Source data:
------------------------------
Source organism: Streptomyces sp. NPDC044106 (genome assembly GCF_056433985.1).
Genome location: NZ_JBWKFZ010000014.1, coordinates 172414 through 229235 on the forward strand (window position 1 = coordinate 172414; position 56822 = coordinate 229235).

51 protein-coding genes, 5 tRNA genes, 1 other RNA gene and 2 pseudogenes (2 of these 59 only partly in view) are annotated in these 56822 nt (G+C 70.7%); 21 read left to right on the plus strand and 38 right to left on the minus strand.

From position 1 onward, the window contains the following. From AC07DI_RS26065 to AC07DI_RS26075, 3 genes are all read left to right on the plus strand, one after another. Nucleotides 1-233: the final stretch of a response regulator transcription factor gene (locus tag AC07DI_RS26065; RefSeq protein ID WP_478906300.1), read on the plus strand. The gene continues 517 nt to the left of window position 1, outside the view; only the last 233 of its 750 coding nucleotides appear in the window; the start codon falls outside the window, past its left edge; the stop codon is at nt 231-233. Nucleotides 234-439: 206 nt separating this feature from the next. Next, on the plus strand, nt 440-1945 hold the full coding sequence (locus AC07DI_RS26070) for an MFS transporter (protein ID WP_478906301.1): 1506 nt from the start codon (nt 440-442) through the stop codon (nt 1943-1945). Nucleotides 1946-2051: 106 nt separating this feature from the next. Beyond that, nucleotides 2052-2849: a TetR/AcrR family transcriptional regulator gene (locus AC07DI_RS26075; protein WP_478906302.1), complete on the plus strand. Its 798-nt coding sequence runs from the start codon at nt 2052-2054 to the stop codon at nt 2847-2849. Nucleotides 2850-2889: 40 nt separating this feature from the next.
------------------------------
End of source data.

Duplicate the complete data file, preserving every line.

Source organism: Streptomyces sp. NPDC044106 (genome assembly GCF_056433985.1).
Genome location: NZ_JBWKFZ010000014.1, coordinates 172414 through 229235 on the forward strand (window position 1 = coordinate 172414; position 56822 = coordinate 229235).

51 protein-coding genes, 5 tRNA genes, 1 other RNA gene and 2 pseudogenes (2 of these 59 only partly in view) are annotated in these 56822 nt (G+C 70.7%); 21 read left to right on the plus strand and 38 right to left on the minus strand.

From position 1 onward, the window contains the following. From AC07DI_RS26065 to AC07DI_RS26075, 3 genes are all read left to right on the plus strand, one after another. Nucleotides 1-233: the final stretch of a response regulator transcription factor gene (locus tag AC07DI_RS26065; RefSeq protein ID WP_478906300.1), read on the plus strand. The gene continues 517 nt to the left of window position 1, outside the view; only the last 233 of its 750 coding nucleotides appear in the window; the start codon falls outside the window, past its left edge; the stop codon is at nt 231-233. Nucleotides 234-439: 206 nt separating this feature from the next. Next, on the plus strand, nt 440-1945 hold the full coding sequence (locus AC07DI_RS26070) for an MFS transporter (protein ID WP_478906301.1): 1506 nt from the start codon (nt 440-442) through the stop codon (nt 1943-1945). Nucleotides 1946-2051: 106 nt separating this feature from the next. Beyond that, nucleotides 2052-2849: a TetR/AcrR family transcriptional regulator gene (locus AC07DI_RS26075; protein WP_478906302.1), complete on the plus strand. Its 798-nt coding sequence runs from the start codon at nt 2052-2054 to the stop codon at nt 2847-2849. Nucleotides 2850-2889: 40 nt separating this feature from the next.